This guy has a very black and white perspective on life and how the world turns.  He not so much questions my beliefs but preaches his opinion on them like a sermon to save me from a life of ridiculous spirituality and ill-advised relationship decisions.  On the former I stand firm, and there is no doubt in my mind that my faith is unshakable.  He seems frustrated that I won’t try to prove my beliefs, but it is not my responsibility to convince him of their validity or sciency data.  On the latter, however, I waver and bend a little.  I am unsure.  I unearth old doubts and question my faith in myself and the choices I have made over the last decade.  When it comes to believing in myself I am weak.  Things that were once true seem less so.  Things that made my love and my marriage healthy and good for me begin to seem detrimental and lacking.  Hubby and I no longer seem like the strong, loving partnership we once were.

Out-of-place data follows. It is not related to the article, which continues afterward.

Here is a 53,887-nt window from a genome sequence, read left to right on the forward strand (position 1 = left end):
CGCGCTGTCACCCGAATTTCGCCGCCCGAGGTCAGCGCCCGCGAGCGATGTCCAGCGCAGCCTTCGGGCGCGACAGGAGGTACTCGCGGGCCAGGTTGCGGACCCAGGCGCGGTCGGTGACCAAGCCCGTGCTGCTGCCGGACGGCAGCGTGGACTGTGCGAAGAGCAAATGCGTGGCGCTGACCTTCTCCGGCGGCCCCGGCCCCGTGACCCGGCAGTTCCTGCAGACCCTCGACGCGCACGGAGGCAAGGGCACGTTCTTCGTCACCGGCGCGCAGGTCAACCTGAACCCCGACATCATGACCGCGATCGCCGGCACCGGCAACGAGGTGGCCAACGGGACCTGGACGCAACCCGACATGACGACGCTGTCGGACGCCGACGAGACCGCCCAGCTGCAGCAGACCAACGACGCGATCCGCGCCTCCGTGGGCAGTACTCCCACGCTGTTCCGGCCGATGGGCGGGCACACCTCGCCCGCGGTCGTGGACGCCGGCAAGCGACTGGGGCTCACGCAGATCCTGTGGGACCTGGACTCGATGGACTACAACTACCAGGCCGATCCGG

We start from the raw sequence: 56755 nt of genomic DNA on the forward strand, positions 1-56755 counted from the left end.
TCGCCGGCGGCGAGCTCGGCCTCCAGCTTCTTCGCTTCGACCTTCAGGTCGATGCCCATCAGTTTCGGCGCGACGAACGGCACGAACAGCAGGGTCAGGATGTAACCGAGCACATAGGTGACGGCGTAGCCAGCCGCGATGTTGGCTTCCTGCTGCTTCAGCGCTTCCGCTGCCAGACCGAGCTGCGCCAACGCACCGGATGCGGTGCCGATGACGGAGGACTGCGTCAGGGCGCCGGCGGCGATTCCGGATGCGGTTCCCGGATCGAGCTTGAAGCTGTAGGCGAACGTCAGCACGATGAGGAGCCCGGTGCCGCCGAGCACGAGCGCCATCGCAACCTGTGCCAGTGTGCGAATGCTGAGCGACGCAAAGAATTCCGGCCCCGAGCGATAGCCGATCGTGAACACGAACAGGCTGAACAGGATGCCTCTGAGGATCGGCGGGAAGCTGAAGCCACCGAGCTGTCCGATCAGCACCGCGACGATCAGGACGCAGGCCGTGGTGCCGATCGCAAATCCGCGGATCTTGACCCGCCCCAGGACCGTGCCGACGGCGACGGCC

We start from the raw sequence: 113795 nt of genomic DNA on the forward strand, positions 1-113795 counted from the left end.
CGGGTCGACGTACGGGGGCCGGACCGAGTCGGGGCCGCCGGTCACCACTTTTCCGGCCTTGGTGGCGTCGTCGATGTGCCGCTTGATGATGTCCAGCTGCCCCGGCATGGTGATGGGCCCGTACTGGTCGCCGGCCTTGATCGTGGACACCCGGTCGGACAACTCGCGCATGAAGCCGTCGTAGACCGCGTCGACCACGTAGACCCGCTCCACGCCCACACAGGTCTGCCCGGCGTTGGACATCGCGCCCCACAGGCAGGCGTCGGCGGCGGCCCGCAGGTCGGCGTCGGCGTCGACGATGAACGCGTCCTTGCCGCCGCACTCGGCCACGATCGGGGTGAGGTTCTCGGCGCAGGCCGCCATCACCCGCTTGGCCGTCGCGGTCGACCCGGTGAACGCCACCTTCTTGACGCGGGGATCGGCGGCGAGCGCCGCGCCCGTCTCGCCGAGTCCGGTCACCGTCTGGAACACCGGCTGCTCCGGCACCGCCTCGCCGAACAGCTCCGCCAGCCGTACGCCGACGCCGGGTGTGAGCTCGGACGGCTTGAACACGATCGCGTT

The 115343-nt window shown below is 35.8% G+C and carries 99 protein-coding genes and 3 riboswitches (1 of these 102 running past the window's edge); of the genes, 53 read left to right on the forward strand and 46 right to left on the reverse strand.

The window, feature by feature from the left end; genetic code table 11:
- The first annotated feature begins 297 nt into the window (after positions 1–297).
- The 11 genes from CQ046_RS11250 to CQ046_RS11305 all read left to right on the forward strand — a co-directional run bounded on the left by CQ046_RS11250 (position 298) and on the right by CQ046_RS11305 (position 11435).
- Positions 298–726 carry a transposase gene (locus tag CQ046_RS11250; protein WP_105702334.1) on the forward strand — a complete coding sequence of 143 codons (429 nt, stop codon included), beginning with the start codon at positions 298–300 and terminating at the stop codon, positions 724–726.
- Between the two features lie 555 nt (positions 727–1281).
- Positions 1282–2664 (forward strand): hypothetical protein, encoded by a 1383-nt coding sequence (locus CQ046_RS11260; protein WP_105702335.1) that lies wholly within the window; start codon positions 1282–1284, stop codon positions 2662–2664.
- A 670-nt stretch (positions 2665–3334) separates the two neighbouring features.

This guy dangles in front of me all the things I’ve wanted in life, but as with most things worth having, it all comes with a price that until recently I have not been willing to even consider.  More questions.  Would I be willing to give up one big piece of who I am now to have a shot at goals I’ve been vying for my entire life?  In the last few years I have resigned myself to a limited path.  I have chalked  up a lot of my dreams and aspirations to bad decisions or believing those things just weren’t meant for me.  Hubby supports me where he can, but more and more reality sets in, and when our goals are in direct conflict mine fall away.  He is always more driven, always a better opportunist, and almost always has more backing and resources.  This is just how it’s always been.

I see myself now at a crossroads where it is integral that I have no doubt in the direction in which I choose to continue my journey.  This is something I’m unprepared for, and it’s a self-portrait I cannot begin to paint.  Can I adapt my current path or must I make a complete break and risk being lost?  This is a question I am unprepared to answer, but how long can I wait for life to make it for me before all the doors close around me?